The National Trust Puts its Rare Books on Exhibit

© National Trust_Rah Petherbridge Photography

The Eliot 'Indian' Bible (1663) on exhibit at Blickling Estate.

The National Trust holds around 400,000 titles in their 160 historic properties in the UK. Rarities includes William Caxton’s 1487 Lyme Missal at Lyme Park in Cheshire and the first edition of Virginia Woolf’s Orlando, given by the author to Eddy Sackville-West while he was living at Knole. The charity is also increasingly putting its finest items on display, and there are currently two excellent exhibitions at Peckover House and Blickling Estate.

Lord Peckover’s Lost Library concentrates on Quaker banker and philanthropist Alexander, the first Baron Peckover (1830-1919), who collected ancient manuscripts and early maps, many of which he donated to the Royal Geographical Society in 1905. When his home was acquired by the National Trust in 1948, most of the contents and none of the library at his Cambridgeshire residence were included and it was instead dispersed to collectors and museums worldwide. To mark the centenary of his death, the house has been working to find these lost volumes and bring some of them home.
An important part of Lord Peckover’s library was his huge collection of bibles and on show is his 1538 New Testament (on loan from Colchester and Ipswich Museums) translated by Miles Coverdale who disliked this edition because of its many misprints. Also on display is a 1635 Theatrum Orbis Terrarum (from Wisbech & Fenland Museum) produced by the Amsterdam publishing firm of Willem Blaeu, a lavish, hand-colored atlas with more than 200 maps, including one of the earliest mappings of Australasia and the American colony of Virginia.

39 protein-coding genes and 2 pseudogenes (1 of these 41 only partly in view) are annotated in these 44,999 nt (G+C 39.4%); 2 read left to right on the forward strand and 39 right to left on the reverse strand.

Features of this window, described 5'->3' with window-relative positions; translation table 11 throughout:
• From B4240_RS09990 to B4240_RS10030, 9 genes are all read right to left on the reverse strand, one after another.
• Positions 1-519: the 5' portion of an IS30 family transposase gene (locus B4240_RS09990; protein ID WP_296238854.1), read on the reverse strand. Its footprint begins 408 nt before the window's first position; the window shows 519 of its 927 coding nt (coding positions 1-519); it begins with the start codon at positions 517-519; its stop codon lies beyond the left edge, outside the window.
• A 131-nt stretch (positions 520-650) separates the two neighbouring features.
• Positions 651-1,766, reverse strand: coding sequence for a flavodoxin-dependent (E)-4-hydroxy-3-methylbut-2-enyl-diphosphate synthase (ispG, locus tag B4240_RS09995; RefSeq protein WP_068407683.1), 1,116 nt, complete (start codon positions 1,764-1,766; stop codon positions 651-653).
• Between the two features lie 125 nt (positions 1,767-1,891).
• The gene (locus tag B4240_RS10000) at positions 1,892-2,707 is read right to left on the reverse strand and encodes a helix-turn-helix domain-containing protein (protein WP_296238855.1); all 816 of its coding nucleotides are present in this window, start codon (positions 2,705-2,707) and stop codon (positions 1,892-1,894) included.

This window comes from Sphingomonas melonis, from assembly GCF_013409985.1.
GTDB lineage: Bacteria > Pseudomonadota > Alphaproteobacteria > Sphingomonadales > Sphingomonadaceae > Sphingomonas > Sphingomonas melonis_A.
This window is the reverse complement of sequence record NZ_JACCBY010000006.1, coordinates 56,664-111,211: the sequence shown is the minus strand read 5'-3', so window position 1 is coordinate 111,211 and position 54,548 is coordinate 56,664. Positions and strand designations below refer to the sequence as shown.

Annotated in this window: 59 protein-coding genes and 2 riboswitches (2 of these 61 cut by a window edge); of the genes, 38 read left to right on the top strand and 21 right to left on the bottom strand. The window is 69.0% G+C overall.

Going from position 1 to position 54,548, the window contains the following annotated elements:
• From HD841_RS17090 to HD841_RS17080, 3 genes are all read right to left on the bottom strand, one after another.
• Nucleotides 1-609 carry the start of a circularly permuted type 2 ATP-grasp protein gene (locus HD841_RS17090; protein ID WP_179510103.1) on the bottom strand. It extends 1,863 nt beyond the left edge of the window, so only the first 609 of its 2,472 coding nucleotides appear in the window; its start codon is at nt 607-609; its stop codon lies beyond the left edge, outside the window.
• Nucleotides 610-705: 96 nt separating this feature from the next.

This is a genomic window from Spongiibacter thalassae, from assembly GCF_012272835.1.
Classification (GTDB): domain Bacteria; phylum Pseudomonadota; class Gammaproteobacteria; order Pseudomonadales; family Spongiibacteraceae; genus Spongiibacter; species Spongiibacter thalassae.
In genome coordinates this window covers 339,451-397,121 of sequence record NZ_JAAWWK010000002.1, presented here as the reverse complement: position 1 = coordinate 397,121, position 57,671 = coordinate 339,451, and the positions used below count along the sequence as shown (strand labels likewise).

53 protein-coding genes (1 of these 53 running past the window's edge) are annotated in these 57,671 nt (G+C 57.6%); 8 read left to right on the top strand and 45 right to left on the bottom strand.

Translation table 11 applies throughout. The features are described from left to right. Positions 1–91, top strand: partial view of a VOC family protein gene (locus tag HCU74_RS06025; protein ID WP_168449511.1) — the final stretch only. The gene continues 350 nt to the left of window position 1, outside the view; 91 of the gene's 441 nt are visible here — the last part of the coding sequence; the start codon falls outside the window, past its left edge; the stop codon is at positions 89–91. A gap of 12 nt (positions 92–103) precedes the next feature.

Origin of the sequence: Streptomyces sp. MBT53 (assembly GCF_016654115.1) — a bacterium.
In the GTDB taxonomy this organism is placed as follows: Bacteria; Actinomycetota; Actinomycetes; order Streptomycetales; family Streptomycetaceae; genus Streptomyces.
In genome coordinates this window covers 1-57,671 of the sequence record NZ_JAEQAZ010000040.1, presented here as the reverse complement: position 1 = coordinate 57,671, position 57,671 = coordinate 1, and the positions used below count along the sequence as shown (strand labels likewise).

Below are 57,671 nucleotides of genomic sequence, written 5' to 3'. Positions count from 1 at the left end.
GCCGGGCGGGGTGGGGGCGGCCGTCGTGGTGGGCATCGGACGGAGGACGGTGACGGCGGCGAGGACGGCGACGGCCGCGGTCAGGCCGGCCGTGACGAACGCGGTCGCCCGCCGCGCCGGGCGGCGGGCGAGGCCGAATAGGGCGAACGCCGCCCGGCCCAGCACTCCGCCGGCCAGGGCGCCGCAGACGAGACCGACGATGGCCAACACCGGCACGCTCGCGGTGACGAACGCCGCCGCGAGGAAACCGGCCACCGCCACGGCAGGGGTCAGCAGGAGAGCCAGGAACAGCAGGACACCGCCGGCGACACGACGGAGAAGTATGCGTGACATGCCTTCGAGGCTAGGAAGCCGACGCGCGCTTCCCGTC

Meanwhile at Blickling in Norfolk, The Edge of Things includes some of its most significant volumes including the Eliot Bible (1663, pictured above), one of the first books printed in British North America, translated into the Massachusset Indian dialect by Englishman John Eliot who learned the language phonetically from the Wampanoag tribe. The Blickling copy is one of forty surviving first editions. Other delights include Robert Hooke’s groundbreaking book of microscopy, The Micrographia of Minute Bodies (1665), the star atlas Harmonia Macrocosmica (1661), and Conrad Gessner’s Historia Animalium (1551–8), the first effort to list all known creatures, though noting that the unicorn and hydra “may not actually exist.” 

Lord Peckover’s Lost Library runs until November 17 and The Edge of Things until October 27.